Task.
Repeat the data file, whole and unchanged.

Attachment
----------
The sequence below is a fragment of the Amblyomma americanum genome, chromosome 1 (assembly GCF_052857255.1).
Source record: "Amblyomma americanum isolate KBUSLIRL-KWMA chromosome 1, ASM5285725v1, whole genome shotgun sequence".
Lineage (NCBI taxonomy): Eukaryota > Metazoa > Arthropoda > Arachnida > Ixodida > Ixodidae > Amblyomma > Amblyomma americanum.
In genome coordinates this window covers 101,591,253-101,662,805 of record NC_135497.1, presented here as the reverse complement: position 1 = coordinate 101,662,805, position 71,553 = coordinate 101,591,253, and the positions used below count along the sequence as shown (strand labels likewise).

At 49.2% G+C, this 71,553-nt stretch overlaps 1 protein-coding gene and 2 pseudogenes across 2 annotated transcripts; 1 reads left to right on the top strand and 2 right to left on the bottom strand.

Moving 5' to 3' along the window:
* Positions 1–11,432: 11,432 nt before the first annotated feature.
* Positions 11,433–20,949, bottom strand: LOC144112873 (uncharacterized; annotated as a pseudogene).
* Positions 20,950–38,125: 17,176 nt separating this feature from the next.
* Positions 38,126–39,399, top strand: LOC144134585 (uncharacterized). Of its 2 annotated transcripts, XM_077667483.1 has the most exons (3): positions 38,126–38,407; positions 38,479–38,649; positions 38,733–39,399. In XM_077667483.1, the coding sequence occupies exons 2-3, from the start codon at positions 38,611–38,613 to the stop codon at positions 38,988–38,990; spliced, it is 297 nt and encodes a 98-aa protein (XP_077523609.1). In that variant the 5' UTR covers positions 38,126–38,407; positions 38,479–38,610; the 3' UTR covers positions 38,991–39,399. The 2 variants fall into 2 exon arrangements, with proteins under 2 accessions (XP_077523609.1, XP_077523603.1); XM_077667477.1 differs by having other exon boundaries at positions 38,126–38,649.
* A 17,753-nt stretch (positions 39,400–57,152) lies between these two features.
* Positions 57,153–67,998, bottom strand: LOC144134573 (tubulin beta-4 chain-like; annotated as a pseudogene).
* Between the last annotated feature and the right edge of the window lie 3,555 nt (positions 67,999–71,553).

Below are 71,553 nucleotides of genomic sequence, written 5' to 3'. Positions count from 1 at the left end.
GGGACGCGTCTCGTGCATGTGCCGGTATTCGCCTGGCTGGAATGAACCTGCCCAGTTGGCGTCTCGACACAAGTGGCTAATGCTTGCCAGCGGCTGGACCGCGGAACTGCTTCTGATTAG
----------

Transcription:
The sequence below is a fragment of the Amblyomma americanum genome, chromosome 1 (assembly GCF_052857255.1).
Source record: "Amblyomma americanum isolate KBUSLIRL-KWMA chromosome 1, ASM5285725v1, whole genome shotgun sequence".
Lineage (NCBI taxonomy): Eukaryota > Metazoa > Arthropoda > Arachnida > Ixodida > Ixodidae > Amblyomma > Amblyomma americanum.
In genome coordinates this window covers 101,591,253-101,662,805 of record NC_135497.1, presented here as the reverse complement: position 1 = coordinate 101,662,805, position 71,553 = coordinate 101,591,253, and the positions used below count along the sequence as shown (strand labels likewise).

At 49.2% G+C, this 71,553-nt stretch overlaps 1 protein-coding gene and 2 pseudogenes across 2 annotated transcripts; 1 reads left to right on the top strand and 2 right to left on the bottom strand.

Moving 5' to 3' along the window:
* Positions 1–11,432: 11,432 nt before the first annotated feature.
* Positions 11,433–20,949, bottom strand: LOC144112873 (uncharacterized; annotated as a pseudogene).
* Positions 20,950–38,125: 17,176 nt separating this feature from the next.
* Positions 38,126–39,399, top strand: LOC144134585 (uncharacterized). Of its 2 annotated transcripts, XM_077667483.1 has the most exons (3): positions 38,126–38,407; positions 38,479–38,649; positions 38,733–39,399. In XM_077667483.1, the coding sequence occupies exons 2-3, from the start codon at positions 38,611–38,613 to the stop codon at positions 38,988–38,990; spliced, it is 297 nt and encodes a 98-aa protein (XP_077523609.1). In that variant the 5' UTR covers positions 38,126–38,407; positions 38,479–38,610; the 3' UTR covers positions 38,991–39,399. The 2 variants fall into 2 exon arrangements, with proteins under 2 accessions (XP_077523609.1, XP_077523603.1); XM_077667477.1 differs by having other exon boundaries at positions 38,126–38,649.
* A 17,753-nt stretch (positions 39,400–57,152) lies between these two features.
* Positions 57,153–67,998, bottom strand: LOC144134573 (tubulin beta-4 chain-like; annotated as a pseudogene).
* Between the last annotated feature and the right edge of the window lie 3,555 nt (positions 67,999–71,553).

Below are 71,553 nucleotides of genomic sequence, written 5' to 3'. Positions count from 1 at the left end.
GGGACGCGTCTCGTGCATGTGCCGGTATTCGCCTGGCTGGAATGAACCTGCCCAGTTGGCGTCTCGACACAAGTGGCTAATGCTTGCCAGCGGCTGGACCGCGGAACTGCTTCTGATTAG